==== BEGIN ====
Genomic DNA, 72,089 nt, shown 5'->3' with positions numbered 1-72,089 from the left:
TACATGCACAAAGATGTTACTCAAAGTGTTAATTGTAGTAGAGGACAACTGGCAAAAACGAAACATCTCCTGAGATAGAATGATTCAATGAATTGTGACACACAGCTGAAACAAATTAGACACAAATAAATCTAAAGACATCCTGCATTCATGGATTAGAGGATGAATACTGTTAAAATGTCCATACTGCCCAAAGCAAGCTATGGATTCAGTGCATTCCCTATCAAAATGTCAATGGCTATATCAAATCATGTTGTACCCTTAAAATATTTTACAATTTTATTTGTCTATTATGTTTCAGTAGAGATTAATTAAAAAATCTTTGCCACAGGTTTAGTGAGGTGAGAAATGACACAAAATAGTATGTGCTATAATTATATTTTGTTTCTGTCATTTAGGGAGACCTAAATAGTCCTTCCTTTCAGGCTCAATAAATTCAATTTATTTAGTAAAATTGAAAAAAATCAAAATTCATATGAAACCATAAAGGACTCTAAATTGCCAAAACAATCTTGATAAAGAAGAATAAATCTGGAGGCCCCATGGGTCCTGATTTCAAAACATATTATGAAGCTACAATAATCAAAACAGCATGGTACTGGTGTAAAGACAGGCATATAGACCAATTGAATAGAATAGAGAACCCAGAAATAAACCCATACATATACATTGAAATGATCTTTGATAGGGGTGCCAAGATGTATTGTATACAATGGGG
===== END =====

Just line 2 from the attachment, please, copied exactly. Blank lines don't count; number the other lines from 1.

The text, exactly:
TACATGCACAAAGATGTTACTCAAAGTGTTAATTGTAGTAGAGGACAACTGGCAAAAACGAAACATCTCCTGAGATAGAATGATTCAATGAATTGTGACACACAGCTGAAACAAATTAGACACAAATAAATCTAAAGACATCCTGCATTCATGGATTAGAGGATGAATACTGTTAAAATGTCCATACTGCCCAAAGCAAGCTATGGATTCAGTGCATTCCCTATCAAAATGTCAATGGCTATATCAAATCATGTTGTACCCTTAAAATATTTTACAATTTTATTTGTCTATTATGTTTCAGTAGAGATTAATTAAAAAATCTTTGCCACAGGTTTAGTGAGGTGAGAAATGACACAAAATAGTATGTGCTATAATTATATTTTGTTTCTGTCATTTAGGGAGACCTAAATAGTCCTTCCTTTCAGGCTCAATAAATTCAATTTATTTAGTAAAATTGAAAAAAATCAAAATTCATATGAAACCATAAAGGACTCTAAATTGCCAAAACAATCTTGATAAAGAAGAATAAATCTGGAGGCCCCATGGGTCCTGATTTCAAAACATATTATGAAGCTACAATAATCAAAACAGCATGGTACTGGTGTAAAGACAGGCATATAGACCAATTGAATAGAATAGAGAACCCAGAAATAAACCCATACATATACATTGAAATGATCTTTGATAGGGGTGCCAAGATGTATTGTATACAATGGGG